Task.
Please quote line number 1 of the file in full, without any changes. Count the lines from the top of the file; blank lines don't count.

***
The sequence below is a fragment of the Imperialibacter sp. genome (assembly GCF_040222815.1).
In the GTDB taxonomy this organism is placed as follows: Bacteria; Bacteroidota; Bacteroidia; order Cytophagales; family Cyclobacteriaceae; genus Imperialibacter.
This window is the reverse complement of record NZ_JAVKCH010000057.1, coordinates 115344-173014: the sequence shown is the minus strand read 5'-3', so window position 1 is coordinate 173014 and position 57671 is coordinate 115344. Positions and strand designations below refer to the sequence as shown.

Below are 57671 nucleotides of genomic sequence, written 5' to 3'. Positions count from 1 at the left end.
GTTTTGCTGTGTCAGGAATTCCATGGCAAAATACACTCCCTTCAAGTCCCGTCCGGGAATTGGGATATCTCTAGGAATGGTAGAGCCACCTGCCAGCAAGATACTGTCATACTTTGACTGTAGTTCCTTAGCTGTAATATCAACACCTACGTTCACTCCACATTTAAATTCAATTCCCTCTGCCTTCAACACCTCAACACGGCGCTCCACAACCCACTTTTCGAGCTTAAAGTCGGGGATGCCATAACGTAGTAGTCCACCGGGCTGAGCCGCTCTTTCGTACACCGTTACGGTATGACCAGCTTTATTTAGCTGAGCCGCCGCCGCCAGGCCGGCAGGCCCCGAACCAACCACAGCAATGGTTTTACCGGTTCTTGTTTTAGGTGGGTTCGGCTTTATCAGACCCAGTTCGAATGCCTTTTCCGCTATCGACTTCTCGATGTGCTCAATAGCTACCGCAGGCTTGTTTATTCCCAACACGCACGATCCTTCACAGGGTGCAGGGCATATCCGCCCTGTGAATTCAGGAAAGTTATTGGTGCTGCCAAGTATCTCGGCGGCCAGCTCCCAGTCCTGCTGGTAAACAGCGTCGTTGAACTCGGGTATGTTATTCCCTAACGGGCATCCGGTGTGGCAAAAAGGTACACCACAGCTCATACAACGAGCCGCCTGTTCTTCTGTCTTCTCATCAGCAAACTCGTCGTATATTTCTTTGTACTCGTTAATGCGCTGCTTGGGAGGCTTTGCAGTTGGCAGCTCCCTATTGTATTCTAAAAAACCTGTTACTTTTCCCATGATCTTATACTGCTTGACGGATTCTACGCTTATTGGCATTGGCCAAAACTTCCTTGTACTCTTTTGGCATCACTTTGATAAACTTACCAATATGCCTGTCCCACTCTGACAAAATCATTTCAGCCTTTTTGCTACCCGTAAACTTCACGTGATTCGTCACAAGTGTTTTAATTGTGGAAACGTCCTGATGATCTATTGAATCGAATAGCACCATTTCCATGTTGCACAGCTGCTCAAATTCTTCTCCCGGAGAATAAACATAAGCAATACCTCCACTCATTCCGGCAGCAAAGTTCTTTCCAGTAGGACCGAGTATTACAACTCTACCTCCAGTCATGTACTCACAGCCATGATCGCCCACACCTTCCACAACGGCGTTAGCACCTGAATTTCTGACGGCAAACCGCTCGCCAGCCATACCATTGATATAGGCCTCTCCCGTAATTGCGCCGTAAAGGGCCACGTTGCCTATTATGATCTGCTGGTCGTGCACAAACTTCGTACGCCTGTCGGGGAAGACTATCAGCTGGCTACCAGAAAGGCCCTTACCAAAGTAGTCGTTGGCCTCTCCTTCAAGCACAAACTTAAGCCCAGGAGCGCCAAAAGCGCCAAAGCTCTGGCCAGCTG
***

The sequence below is a fragment of the Imperialibacter sp. genome (assembly GCF_040222815.1).